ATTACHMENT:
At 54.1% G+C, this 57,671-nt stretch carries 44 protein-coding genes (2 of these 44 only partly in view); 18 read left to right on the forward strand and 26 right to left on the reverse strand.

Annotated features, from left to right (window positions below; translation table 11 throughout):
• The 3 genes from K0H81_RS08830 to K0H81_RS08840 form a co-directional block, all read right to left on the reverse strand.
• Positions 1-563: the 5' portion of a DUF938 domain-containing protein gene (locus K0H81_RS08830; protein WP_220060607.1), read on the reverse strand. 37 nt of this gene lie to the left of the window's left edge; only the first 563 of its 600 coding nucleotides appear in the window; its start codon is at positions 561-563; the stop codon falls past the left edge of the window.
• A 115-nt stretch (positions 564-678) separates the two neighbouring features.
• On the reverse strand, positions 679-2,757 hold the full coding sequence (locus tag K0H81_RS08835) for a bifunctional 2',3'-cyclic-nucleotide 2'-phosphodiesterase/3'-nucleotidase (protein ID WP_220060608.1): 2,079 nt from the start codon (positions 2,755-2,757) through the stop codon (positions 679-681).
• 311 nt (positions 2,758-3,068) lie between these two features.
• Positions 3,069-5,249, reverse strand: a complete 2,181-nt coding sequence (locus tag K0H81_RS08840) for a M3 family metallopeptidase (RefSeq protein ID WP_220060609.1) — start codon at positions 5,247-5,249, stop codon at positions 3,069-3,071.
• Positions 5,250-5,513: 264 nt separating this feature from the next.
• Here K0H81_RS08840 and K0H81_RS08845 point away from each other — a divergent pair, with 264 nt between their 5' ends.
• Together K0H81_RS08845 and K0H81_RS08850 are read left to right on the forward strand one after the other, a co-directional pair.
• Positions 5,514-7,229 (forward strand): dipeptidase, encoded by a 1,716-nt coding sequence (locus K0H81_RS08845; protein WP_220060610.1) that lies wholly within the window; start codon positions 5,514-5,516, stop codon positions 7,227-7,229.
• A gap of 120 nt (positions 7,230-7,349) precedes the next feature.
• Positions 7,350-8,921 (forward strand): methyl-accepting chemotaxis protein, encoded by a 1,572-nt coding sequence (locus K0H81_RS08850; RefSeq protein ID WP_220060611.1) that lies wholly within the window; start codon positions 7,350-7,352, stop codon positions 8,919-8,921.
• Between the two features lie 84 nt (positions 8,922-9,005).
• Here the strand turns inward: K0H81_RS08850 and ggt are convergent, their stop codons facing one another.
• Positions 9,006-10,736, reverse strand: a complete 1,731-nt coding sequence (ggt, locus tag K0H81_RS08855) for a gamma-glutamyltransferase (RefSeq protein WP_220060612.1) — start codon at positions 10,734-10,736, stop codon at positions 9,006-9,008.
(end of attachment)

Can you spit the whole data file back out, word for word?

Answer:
At 54.1% G+C, this 57,671-nt stretch carries 44 protein-coding genes (2 of these 44 only partly in view); 18 read left to right on the forward strand and 26 right to left on the reverse strand.

Annotated features, from left to right (window positions below; translation table 11 throughout):
• The 3 genes from K0H81_RS08830 to K0H81_RS08840 form a co-directional block, all read right to left on the reverse strand.
• Positions 1-563: the 5' portion of a DUF938 domain-containing protein gene (locus K0H81_RS08830; protein WP_220060607.1), read on the reverse strand. 37 nt of this gene lie to the left of the window's left edge; only the first 563 of its 600 coding nucleotides appear in the window; its start codon is at positions 561-563; the stop codon falls past the left edge of the window.
• A 115-nt stretch (positions 564-678) separates the two neighbouring features.
• On the reverse strand, positions 679-2,757 hold the full coding sequence (locus tag K0H81_RS08835) for a bifunctional 2',3'-cyclic-nucleotide 2'-phosphodiesterase/3'-nucleotidase (protein ID WP_220060608.1): 2,079 nt from the start codon (positions 2,755-2,757) through the stop codon (positions 679-681).
• 311 nt (positions 2,758-3,068) lie between these two features.
• Positions 3,069-5,249, reverse strand: a complete 2,181-nt coding sequence (locus tag K0H81_RS08840) for a M3 family metallopeptidase (RefSeq protein ID WP_220060609.1) — start codon at positions 5,247-5,249, stop codon at positions 3,069-3,071.
• Positions 5,250-5,513: 264 nt separating this feature from the next.
• Here K0H81_RS08840 and K0H81_RS08845 point away from each other — a divergent pair, with 264 nt between their 5' ends.
• Together K0H81_RS08845 and K0H81_RS08850 are read left to right on the forward strand one after the other, a co-directional pair.
• Positions 5,514-7,229 (forward strand): dipeptidase, encoded by a 1,716-nt coding sequence (locus K0H81_RS08845; protein WP_220060610.1) that lies wholly within the window; start codon positions 5,514-5,516, stop codon positions 7,227-7,229.
• A gap of 120 nt (positions 7,230-7,349) precedes the next feature.
• Positions 7,350-8,921 (forward strand): methyl-accepting chemotaxis protein, encoded by a 1,572-nt coding sequence (locus K0H81_RS08850; RefSeq protein ID WP_220060611.1) that lies wholly within the window; start codon positions 7,350-7,352, stop codon positions 8,919-8,921.
• Between the two features lie 84 nt (positions 8,922-9,005).
• Here the strand turns inward: K0H81_RS08850 and ggt are convergent, their stop codons facing one another.
• Positions 9,006-10,736, reverse strand: a complete 1,731-nt coding sequence (ggt, locus tag K0H81_RS08855) for a gamma-glutamyltransferase (RefSeq protein WP_220060612.1) — start codon at positions 10,734-10,736, stop codon at positions 9,006-9,008.